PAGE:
Well, they did leave out a lot, including most of Clare’s childhood and teen years, but I could see how could’ve been hard to translate on-screen without it seeming pedophilic. The film emphasizes Clare and Henry’s marriage and their struggles with a quarter of the back story provided in the book. Clarisse is practically window dressing with two lines and Ingrid kind of alluded to as random lipstick Clare finds in Henry’s bathroom, but only as “That’s been over for a long time.” Gomez (played by Ron Livingston. Yes, the guy from Office Space and Defying Gravity) goes from romantic rival to Henry’s ever-loyal BFF with no creepy romantic advances toward Clare, other than just telling her not to marry Henry in one scene.

Yeah, I didn’t see Livingston as Gomez either, but it works with the character’s new comedic moments. The novel is beautifully written and is very touching, but the film balances out the more emotional moments by making Henry’s naked and often violent/theft-filled time-traveling very humorous. His disappearances also prompt a funny “Oh, shit” from any character who realizes what just happened. Clare is a little needier than she is in the book, but not as much as the trailers for the movie showed. I panicked a little after hearing about the change to the ending, after test audiences were left confused and hated it. The new ending is in the meadow with Alba and it’s actually pretty good. The finale fits the movie, right down to the overall theme of waiting for Henry. (Look for a very odd mention of Gomez’s kids, which our audience laughed at.)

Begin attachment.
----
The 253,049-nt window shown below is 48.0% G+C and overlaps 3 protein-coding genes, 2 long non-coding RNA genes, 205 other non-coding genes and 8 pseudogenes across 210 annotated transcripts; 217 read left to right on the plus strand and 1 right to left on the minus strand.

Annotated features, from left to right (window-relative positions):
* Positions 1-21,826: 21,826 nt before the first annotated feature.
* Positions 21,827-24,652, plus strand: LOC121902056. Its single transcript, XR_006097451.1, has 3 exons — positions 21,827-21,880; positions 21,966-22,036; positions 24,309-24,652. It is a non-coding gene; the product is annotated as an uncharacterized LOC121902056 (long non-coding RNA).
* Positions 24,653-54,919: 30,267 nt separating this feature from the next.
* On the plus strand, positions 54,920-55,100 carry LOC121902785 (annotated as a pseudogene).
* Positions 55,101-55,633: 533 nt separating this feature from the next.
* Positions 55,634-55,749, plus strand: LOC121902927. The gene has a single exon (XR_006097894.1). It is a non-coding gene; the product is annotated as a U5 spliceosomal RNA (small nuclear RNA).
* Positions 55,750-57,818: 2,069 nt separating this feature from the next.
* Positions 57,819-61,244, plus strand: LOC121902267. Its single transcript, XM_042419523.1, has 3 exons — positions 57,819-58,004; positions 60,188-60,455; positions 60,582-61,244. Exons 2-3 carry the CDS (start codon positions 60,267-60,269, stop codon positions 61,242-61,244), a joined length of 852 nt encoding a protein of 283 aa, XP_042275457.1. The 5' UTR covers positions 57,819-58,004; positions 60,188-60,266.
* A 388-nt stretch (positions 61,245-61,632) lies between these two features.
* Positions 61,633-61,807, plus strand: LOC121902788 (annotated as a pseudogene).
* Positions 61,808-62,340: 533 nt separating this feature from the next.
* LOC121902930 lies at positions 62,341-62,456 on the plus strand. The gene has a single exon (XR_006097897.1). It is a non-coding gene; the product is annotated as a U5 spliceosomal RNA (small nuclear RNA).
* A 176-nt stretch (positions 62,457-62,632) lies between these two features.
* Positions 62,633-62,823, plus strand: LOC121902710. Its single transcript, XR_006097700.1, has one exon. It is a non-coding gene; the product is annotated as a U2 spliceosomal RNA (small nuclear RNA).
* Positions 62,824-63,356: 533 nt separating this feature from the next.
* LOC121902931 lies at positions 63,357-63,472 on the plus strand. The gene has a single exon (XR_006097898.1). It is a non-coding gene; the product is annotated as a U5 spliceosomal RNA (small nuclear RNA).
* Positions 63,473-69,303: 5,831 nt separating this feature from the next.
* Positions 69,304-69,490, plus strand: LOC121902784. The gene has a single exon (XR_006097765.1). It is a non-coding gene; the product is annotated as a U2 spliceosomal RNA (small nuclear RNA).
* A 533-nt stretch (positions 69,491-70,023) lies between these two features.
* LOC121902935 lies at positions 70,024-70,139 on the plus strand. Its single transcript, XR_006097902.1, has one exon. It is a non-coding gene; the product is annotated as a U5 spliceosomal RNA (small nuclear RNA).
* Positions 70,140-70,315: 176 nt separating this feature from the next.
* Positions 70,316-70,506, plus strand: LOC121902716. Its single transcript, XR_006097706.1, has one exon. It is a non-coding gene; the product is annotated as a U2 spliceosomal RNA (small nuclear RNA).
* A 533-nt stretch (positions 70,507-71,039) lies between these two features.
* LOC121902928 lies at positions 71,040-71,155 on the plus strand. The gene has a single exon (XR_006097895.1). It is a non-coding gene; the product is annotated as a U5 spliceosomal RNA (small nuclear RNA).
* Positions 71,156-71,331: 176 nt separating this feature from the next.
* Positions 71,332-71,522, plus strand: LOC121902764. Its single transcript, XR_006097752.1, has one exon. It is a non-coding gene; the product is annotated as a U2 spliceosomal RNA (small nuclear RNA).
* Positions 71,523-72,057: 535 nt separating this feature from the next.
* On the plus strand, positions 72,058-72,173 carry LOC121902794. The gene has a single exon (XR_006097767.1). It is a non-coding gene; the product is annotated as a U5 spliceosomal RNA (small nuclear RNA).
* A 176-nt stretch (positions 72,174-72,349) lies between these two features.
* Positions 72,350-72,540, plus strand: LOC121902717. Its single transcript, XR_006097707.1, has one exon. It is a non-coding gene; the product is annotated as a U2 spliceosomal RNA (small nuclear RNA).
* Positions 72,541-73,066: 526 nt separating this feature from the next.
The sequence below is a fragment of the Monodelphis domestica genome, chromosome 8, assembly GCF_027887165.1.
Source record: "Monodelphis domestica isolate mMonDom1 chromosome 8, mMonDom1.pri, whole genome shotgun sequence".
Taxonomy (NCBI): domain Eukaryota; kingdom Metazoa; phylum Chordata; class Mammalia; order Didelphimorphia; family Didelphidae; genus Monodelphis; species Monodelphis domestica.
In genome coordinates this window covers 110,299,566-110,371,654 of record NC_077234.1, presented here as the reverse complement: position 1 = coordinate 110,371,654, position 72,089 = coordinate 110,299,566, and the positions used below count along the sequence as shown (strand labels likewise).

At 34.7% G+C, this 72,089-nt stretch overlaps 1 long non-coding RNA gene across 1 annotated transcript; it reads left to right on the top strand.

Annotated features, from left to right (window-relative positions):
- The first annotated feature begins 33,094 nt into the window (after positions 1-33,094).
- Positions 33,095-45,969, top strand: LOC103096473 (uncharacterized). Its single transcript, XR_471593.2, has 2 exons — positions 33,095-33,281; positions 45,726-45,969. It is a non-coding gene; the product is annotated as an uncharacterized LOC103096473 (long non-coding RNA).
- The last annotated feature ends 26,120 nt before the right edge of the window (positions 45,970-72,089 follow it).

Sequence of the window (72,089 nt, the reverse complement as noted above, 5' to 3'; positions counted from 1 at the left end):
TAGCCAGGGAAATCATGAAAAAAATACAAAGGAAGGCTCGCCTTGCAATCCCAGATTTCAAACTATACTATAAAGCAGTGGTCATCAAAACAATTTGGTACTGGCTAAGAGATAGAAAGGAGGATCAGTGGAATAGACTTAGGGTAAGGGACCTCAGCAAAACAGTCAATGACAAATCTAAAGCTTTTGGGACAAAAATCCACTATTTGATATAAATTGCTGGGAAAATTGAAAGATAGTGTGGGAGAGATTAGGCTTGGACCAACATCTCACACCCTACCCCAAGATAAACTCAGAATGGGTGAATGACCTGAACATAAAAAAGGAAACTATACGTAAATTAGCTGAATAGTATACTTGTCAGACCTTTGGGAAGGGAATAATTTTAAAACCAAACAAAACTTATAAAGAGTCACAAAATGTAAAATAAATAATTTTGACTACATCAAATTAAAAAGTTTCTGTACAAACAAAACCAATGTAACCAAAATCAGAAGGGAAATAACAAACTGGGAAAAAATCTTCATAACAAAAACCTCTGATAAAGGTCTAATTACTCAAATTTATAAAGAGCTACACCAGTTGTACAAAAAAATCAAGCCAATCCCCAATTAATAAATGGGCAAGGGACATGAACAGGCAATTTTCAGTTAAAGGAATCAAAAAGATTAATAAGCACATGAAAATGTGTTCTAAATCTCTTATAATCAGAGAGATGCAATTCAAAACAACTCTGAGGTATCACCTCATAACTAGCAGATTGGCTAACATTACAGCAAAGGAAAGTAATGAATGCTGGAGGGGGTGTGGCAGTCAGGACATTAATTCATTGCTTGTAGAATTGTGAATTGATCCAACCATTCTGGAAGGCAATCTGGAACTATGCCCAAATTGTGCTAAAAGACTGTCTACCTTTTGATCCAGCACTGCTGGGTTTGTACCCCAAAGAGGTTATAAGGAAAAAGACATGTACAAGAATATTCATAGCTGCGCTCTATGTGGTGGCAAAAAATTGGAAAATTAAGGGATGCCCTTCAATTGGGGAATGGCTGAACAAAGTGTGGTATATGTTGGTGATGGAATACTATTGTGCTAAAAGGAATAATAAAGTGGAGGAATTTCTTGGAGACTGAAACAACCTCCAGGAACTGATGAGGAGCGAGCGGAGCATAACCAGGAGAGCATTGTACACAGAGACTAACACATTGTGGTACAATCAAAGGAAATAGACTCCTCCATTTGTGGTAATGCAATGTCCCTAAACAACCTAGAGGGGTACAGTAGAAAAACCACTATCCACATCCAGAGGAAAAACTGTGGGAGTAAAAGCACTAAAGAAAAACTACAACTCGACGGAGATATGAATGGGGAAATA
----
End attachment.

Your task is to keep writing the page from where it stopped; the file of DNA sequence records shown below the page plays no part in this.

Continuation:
Aside from those changes, I was surprised by how loyal the movie was to the book and how well Eric Bana and Rachel McAdams fit into the roles of Henry and Clare. The actors who played their younger selves, including daughter Alba, were very charming and share resemblances to Bana and McAdams. This is definitely one of the better adaptations of a book that I’ve seen.